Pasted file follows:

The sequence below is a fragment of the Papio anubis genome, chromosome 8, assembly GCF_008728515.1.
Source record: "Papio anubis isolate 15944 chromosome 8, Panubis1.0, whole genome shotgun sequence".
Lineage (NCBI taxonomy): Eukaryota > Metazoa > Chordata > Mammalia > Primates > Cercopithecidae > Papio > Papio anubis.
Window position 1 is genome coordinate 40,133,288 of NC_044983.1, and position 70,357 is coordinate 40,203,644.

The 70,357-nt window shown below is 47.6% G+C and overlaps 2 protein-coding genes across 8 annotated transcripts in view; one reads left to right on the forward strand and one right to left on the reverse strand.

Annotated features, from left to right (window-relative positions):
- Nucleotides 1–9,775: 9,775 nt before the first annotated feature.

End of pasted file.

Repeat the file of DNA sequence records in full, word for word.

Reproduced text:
The sequence below is a fragment of the Papio anubis genome, chromosome 8, assembly GCF_008728515.1.
Source record: "Papio anubis isolate 15944 chromosome 8, Panubis1.0, whole genome shotgun sequence".
Lineage (NCBI taxonomy): Eukaryota > Metazoa > Chordata > Mammalia > Primates > Cercopithecidae > Papio > Papio anubis.
Window position 1 is genome coordinate 40,133,288 of NC_044983.1, and position 70,357 is coordinate 40,203,644.

The 70,357-nt window shown below is 47.6% G+C and overlaps 2 protein-coding genes across 8 annotated transcripts in view; one reads left to right on the forward strand and one right to left on the reverse strand.

Annotated features, from left to right (window-relative positions):
- Nucleotides 1–9,775: 9,775 nt before the first annotated feature.